Temi Fagbenle stands 6 feet 4 inches with a wingspan well beyond that. But her reach spans thousands of miles. In pursuit of academic and athletic excellence, the basketball star from London calls Blair Academy, in Blairstown, N.J., home for most of the year.
Fagbenle's parents, her father Tunde and mother Buki, both are Nigerian-born British citizens, so when it comes to international basketball competition, she, at one point, had several options to represent several countries, including the stars and stripes.
Though not eligible at this point for USA Basketball team trials since she has already competed in FIBA events with teams from the Great Britain, Fagbenle actually is a U.S. citizen. She holds passports from both the United States and Great Britain by virtue of being born in Baltimore, Md. She also has Nigerian citizenship.
The Nigerian national team has put some effort in recent years into recruiting foreign players of Nigerian descent, but Fagbenle is set to return to England at the end of May to see her family and compete for a spot on either the Great Britain senior national team or the junior 20-and-under team. Neither will compete this summer in the FIBA World Championships, but with the 2012 Olympics not too far away, her place within her country's basketball hierarchy will be important nonetheless.
Basketball has not always been Fagbenle's focus, so her ascent to being ranked among the top 25 U.S. players in her class is that much more impressive.
"I started around three years ago," Fagbenle said of her tenure in basketball. "This would be near the end of the third year, and I started playing tennis actually. And basically it wasn't really working out like me and my family wanted and we had a talk and we figured out that basketball would be the way to get into college and get a good education in the states."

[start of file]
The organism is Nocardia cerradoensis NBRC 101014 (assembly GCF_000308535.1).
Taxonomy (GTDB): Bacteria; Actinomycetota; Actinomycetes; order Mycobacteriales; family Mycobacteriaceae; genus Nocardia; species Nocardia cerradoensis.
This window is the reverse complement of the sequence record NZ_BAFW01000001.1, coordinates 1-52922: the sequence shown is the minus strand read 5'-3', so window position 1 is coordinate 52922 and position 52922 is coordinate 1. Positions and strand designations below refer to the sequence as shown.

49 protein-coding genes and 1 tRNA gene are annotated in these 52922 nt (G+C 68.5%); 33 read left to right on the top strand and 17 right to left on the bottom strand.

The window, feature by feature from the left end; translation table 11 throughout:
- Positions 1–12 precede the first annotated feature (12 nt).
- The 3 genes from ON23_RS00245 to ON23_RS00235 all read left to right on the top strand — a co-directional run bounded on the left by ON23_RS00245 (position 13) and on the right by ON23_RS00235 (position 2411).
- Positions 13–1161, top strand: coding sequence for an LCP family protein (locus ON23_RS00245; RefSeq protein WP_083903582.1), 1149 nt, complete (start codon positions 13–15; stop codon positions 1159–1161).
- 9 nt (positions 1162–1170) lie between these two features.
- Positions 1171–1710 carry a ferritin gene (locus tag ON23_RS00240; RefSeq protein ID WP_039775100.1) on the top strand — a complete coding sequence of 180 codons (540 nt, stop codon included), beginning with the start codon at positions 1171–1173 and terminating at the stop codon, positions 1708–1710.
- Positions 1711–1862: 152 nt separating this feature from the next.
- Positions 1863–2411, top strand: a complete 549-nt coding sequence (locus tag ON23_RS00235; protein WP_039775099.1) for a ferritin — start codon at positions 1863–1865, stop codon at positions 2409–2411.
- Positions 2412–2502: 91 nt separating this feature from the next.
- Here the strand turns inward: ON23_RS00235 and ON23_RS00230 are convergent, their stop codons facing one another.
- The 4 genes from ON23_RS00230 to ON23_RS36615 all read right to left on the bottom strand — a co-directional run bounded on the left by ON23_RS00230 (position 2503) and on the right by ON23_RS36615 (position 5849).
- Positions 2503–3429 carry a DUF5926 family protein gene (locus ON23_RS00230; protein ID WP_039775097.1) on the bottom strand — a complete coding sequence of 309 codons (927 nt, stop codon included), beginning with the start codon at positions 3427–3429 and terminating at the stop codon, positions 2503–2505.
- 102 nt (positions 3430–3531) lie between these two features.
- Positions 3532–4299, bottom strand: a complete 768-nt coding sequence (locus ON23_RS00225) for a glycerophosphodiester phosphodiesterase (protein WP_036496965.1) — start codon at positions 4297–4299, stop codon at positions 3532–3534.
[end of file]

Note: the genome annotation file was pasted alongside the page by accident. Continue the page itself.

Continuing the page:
Fagbenle came to the United States at 14 as part of a scholarship program developed between Daniel Bowmaker of the Haringey Angels club basketball program in London and Mike Flynn of the Philadelphia Belles. Flynn took a team over to England to play three years ago and noticed her while the two teams competed.
Fagbenle is one of 12 children but prides herself on being independent. So when the opportunity to go to the U.S. the summer before her sophomore year of high school came, she jumped at it.
"In the summer in the states, I mean, the level of basketball is completely different," Fagbenle said. "It's just so much higher in certain places. The girls over here are definitely much more physical than the girls over in England so it was just kind of like a shock. It wasn't a shock as if to say I would back down, it kind of made me realize I need to step up my game and fight back on the court and get stronger. It was a great transition for me."
The family decided Fagbenle should stay in America to pursue her goals, which are surprisingly more academic than might be assumed of a player of her caliber.
"Academics for my family always come first over anything," Fagbenle said. "That's basically set, that's the rule so I have to go to a good school, academic school, but I also want to go to a school where I'm going to have fun on the court and, you know, play well, play good basketball. So you know that's kind of the criteria."
"Academics is very high priority. That is high on the agenda for Temi," Bowmaker said, "but incredibly so for the family. An Ivy League school or a very, very good academic school will outweigh any concerns about basketball for mom and dad."
That criterion has led to a long list of colleges, including a number of Ivy League schools, an anomaly for most kids considered to be potential high school All-Americans. Fagbenle has more than 50 schools recruiting her, according to Bowmaker, her Angels club coach in England.
At this point she has narrowed it to fewer than 20 schools with a goal of having 8 to 10 finalists by the time she returns to the U.K. for the national team trials at the end of May.